Initially they said that the frame would accept 160mm rotors back and front, but now they have adjusted their website and recommend 140mm in the back. And with good reason ... a 160mm in the back touches the inside of the frame. Good thing that the tubing is rather thick, so I only ended up with cosmetic damage.

Conclusion: good enough for slow winter rides, but that is about it.


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PostPosted: Sat Aug 19, 2017 4:20 pm 
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-Robin- wrote:
I have this frame and I cannot recommend it to anyone. Somehow that bike feels incredibly slow. I don't have a power meter on the bike so I can't check whether my feelings match the reality, but I really feel I need about 50W's more compared to my good bike (a Cervelo R3).

Not sure what is causing this slowness: it might be the (rather heavy) parts I have put on the frame (Ultegra Di2 hydraulic, Shimano RX31 wheels, metal fenders) or perhaps the tyres I am running (Conti GP4 seasons in 25mm).

Anyway, the frame is indeed versatile. Decent fender mounts, and I had no problem running Schwalbe Duranos in 28mm in combination with my full-length fenders. I even had some room to spare.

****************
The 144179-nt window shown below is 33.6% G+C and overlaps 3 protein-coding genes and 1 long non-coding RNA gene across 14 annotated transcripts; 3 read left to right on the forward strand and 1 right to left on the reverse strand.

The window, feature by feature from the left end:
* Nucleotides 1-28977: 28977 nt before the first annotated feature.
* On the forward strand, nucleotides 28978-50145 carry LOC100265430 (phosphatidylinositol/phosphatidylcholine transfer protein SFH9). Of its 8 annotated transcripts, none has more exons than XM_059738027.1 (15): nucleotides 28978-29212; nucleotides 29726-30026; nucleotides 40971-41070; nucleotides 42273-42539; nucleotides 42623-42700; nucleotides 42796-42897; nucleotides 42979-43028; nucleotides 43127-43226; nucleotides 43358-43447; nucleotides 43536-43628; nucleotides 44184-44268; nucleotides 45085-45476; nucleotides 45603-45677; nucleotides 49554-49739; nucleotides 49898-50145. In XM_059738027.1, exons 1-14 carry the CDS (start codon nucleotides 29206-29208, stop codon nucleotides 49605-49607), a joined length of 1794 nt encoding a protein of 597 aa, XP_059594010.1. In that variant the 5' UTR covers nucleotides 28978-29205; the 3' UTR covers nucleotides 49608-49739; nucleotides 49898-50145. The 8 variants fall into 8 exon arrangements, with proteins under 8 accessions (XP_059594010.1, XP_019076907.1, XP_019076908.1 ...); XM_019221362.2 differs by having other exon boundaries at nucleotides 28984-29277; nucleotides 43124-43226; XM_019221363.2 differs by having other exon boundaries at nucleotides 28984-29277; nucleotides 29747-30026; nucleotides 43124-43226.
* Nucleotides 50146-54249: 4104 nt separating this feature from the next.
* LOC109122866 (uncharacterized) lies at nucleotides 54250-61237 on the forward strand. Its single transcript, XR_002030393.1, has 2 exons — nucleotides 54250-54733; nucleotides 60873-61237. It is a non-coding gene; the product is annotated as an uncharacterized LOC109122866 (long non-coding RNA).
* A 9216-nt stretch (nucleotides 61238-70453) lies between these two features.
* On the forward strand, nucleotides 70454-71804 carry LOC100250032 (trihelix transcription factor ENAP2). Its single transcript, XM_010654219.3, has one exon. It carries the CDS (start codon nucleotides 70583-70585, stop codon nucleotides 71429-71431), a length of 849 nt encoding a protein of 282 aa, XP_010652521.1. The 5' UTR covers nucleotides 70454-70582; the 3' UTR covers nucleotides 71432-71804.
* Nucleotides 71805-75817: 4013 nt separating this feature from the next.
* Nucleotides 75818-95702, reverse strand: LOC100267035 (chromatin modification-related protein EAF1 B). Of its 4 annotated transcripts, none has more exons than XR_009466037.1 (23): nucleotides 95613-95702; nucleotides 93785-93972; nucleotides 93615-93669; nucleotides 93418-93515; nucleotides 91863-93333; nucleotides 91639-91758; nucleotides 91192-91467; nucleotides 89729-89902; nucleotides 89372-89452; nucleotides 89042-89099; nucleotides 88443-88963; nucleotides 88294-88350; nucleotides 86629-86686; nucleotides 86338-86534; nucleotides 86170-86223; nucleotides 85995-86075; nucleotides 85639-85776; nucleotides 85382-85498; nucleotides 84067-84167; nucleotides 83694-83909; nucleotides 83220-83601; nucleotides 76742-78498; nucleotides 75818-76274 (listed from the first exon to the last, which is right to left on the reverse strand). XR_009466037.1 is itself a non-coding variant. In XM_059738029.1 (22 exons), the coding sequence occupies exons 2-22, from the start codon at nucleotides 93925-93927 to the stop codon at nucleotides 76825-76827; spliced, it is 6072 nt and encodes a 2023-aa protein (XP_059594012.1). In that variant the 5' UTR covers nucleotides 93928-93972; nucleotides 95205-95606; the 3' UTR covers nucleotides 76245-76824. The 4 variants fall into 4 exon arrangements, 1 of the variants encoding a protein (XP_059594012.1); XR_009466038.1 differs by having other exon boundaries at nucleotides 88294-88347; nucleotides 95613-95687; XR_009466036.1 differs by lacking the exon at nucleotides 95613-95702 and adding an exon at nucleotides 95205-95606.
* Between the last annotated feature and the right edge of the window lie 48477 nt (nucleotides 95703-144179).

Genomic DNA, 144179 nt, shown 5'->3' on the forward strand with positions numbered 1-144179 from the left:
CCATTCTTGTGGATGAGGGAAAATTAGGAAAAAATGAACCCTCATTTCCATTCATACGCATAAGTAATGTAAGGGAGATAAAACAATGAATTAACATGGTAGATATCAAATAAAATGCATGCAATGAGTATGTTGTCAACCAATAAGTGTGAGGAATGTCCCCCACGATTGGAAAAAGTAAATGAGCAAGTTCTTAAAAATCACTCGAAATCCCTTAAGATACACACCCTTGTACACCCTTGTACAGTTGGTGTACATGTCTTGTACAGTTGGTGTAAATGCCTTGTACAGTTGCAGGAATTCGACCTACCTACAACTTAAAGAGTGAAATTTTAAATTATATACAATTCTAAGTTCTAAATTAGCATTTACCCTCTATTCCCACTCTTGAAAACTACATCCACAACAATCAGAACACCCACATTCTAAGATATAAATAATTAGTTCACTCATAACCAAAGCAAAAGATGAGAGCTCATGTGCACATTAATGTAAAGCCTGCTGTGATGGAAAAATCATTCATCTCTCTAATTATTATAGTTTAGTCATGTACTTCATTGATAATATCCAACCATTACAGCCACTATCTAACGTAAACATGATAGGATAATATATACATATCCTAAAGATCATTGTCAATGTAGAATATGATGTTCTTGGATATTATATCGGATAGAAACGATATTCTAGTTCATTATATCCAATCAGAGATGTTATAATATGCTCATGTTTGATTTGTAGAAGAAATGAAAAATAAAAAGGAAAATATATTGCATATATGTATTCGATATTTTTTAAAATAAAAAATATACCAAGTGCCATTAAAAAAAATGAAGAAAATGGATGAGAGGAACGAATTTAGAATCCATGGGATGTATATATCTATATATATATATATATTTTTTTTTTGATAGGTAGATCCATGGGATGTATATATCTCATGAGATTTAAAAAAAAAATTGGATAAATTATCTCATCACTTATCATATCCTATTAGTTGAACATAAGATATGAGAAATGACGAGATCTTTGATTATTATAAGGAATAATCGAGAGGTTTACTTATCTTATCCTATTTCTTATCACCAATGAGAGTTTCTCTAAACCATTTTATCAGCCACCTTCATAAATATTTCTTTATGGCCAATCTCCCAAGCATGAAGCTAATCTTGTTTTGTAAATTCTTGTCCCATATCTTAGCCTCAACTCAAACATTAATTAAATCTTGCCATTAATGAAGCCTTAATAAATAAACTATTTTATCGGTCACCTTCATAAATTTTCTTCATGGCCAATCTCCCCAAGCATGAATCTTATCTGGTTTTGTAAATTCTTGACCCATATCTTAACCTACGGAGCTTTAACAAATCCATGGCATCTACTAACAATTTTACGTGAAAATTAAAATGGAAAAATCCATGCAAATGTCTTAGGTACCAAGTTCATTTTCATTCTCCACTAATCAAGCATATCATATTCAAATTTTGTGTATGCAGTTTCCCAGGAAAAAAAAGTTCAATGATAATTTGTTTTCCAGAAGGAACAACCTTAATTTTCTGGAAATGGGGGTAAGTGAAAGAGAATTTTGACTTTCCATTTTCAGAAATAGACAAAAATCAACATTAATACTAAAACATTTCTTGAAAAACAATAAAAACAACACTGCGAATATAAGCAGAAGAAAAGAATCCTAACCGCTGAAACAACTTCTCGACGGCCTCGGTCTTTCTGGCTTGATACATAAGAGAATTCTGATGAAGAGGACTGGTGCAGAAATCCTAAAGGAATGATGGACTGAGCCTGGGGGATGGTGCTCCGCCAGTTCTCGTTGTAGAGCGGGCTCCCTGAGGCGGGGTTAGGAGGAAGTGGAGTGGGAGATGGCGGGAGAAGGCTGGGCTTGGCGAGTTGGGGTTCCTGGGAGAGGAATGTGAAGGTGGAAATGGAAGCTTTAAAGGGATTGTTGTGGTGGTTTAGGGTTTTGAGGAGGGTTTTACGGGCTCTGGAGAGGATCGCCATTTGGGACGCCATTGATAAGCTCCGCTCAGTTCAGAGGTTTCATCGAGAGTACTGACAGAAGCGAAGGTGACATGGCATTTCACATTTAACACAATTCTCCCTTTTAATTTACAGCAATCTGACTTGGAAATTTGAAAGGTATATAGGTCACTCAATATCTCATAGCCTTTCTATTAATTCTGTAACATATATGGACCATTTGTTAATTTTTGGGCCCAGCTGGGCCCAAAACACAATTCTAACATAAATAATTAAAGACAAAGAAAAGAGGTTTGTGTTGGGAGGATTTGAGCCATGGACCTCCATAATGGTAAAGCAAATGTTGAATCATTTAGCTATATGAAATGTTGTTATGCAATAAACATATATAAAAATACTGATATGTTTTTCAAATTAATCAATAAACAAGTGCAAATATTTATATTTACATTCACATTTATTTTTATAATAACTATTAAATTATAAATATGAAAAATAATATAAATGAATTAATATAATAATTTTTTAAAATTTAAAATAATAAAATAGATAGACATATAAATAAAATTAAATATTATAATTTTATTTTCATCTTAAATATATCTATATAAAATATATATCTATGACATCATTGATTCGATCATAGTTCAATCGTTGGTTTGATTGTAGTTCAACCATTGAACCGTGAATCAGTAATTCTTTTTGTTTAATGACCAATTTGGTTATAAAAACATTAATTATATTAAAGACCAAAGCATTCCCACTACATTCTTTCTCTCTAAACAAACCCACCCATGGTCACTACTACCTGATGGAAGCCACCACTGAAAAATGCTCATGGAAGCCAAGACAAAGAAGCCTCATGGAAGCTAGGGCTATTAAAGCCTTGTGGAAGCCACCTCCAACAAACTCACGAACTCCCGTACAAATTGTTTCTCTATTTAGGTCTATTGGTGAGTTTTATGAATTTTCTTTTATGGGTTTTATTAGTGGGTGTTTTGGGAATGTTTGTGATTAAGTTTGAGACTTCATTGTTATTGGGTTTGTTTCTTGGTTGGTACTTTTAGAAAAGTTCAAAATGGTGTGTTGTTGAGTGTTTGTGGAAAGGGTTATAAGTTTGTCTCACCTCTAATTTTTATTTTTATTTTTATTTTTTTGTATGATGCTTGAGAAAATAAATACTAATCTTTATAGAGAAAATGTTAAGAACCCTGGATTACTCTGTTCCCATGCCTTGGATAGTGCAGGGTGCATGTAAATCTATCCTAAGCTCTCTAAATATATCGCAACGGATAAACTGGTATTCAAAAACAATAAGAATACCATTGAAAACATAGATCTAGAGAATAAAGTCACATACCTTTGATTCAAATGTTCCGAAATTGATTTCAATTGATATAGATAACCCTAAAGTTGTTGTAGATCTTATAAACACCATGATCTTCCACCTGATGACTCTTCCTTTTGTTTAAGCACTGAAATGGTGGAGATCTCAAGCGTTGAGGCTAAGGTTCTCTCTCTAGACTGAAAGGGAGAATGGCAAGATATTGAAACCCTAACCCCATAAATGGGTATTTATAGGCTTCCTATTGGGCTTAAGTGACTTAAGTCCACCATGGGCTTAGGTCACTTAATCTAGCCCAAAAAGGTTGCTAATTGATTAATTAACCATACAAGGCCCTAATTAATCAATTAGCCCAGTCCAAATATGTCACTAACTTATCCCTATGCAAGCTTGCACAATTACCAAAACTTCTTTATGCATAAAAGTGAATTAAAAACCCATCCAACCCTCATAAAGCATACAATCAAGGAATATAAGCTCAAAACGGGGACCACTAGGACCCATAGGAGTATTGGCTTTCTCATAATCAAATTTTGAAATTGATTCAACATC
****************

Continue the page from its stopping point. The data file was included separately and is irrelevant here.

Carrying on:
Initially they said that the frame would accept 160mm rotors back and front, but now they have adjusted their website and recommend 140mm in the back. And with good reason ... a 160mm in the back touches the inside of the frame. Good thing that the tubing is rather thick, so I only ended up with cosmetic damage.

Conclusion: good enough for slow winter rides, but that is about it.


The fenders will slow you down, especially when you bike fast.


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PostPosted: Sat Aug 19, 2017 5:28 pm 
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There isn't much wind tunnel data about the influence of fenders to determine whether that is the only cause :roll:


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PostPosted: Sat Aug 19, 2017 5:40 pm 
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Thanks for the honest review. I'm a little disappointed to hear, that it's that bad. I thought it couldn't be worse than most other alu frames, maybe except the Allez' and Caads. If you ever ride it without fenders and with carbon wheels and lighter tires, please keep us up to date if there's a difference.

I recon you ride it with rim brakes then?

Would you mind posting pictures?


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PostPosted: Sat Aug 19, 2017 5:48 pm 
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Location: Estonia
Multebear wrote:
But QR's on this frame makes really good sense to me, since I would be able ride discs during winter and change to calipers come summer. Gives a wide range of opportunities.